School Leaders: The leader’s responsibility is to set school-wide expectations and communicate them to all stakeholders. One method of accomplishing this is to create an Acceptable Use Policy, which is then signed by teachers, students, and parents.

Teacher:  Teachers should consider how technology will support learning and develop expectations that promote student success.  It is also helpful to establish daily learning expectations that are communicated to both students and parents. Teachers must also understand the intricacies of classroom technology use and align lessons and assignments appropriately with plans for collaboration and communication, all while respecting educational fair use requirements.

Students: Students are responsible for adhering to the agreed-upon guidelines and must understand that while making mistakes is part of the learning process, certain behaviors, like using disrespectful language with peers or using unlicensed content, come with consequences. Students must take responsibility for appropriately following the guidelines that have been established and communicated.

Families: Finally, families should also play a critical role in the formation and preservation of a responsible and effective digital community. Families must be aware of what children are doing online, where they are going while online, and how often they are using technology. Often the home digital environment is less protected and secure than the environment at the school. Families need to be mindful of privacy controls, websites and social sites their children their children are accessing. Monitor their activities and ask questions!

3.   Collaborate and Communicate

As we plan for the coming school year and the use of technology, keep lines of communication open.

  • Work with your administration to create, distribute, and enforce a technology use policy.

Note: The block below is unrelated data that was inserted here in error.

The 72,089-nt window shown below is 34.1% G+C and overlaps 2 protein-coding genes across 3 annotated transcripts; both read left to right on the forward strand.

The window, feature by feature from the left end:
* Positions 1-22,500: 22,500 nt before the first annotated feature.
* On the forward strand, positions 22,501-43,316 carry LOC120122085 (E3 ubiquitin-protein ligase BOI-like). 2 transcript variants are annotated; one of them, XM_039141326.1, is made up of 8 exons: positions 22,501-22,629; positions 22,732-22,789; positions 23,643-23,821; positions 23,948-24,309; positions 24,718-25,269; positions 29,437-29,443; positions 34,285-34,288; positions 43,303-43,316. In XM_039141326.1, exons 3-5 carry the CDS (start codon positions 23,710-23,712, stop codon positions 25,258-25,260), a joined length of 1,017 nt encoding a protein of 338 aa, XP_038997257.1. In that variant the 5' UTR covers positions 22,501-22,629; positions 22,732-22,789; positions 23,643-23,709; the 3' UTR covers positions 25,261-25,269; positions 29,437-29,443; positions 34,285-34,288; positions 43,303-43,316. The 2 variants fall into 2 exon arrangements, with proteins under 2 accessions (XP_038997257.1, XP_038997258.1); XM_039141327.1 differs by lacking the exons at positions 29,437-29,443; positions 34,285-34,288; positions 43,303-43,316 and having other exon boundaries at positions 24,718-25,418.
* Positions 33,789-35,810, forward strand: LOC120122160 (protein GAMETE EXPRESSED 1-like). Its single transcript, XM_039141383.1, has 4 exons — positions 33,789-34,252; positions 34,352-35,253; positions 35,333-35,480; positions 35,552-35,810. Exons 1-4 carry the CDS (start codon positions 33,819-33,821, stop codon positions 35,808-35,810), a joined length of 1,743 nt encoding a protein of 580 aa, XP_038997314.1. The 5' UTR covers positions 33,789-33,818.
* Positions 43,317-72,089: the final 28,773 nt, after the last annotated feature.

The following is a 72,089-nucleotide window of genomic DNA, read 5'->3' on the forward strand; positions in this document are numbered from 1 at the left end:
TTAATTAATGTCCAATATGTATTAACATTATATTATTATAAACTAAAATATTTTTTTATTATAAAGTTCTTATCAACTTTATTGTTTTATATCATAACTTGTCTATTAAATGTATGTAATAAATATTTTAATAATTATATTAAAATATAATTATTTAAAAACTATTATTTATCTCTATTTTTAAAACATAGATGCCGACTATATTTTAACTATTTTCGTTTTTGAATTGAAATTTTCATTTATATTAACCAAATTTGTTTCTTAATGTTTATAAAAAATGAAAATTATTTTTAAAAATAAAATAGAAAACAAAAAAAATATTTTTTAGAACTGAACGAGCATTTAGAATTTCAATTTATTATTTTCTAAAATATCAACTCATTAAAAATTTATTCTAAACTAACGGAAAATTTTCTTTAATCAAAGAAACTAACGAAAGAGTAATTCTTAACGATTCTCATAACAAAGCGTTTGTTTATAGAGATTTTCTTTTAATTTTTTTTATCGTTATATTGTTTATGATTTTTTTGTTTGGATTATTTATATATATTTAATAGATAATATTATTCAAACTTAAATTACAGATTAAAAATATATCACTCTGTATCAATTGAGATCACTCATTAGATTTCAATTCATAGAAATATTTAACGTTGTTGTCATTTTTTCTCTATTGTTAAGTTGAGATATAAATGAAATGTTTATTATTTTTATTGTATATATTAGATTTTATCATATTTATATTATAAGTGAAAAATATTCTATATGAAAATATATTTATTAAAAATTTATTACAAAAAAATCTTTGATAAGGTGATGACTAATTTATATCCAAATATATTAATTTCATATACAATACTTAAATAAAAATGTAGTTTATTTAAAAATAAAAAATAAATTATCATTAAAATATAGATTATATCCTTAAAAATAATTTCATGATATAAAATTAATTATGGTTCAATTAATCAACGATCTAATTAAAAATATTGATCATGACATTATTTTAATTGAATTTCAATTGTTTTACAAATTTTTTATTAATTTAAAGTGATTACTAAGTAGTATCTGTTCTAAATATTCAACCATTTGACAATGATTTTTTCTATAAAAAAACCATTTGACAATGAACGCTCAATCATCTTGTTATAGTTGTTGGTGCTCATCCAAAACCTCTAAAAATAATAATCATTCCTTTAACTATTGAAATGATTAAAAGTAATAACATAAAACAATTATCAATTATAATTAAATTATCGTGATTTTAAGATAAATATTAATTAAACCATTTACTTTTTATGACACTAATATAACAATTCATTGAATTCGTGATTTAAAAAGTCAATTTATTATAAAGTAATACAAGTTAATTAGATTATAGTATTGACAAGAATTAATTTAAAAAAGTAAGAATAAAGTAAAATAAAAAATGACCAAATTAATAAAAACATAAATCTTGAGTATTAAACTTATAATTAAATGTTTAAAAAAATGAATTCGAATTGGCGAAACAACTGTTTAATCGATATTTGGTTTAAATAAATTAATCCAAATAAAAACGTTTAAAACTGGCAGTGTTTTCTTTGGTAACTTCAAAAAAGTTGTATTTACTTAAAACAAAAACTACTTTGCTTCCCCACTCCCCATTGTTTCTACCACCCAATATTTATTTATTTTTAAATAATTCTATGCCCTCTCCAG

• Collaborate with your students to create clear expectations and procedures for the various digital learning scenarios (digital collaboration, research, exploration, creation, etc.)
  • Get the parents involved (through your back to school night, tips in a weekly newsletter, digital projects shared through email, etc.)
  • Assess your progress, successes, and setbacks throughout the year and make adjustments when and where appropriate.  Embrace change and recognize opportunities to learn from mistakes.

As technology becomes increasingly central to learning, school communities must place critical importance on the way students engage and work in a digital world.  It is our shared responsibility – as educators, students, and family and community members – to foster a culture that supports safe, ethical, and legal use of technology so that all students have access to digital environments in which they can thrive.

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Brent Hartsell has served as both an instructional and technology lead, supporting colleagues with classroom practices and technology integration. In his current role as HMH Education Services Design Director, Brent is responsible for architecting new professional learning content, practices, and modalities. In this role, he also leads all instructional technology professional services at HMH.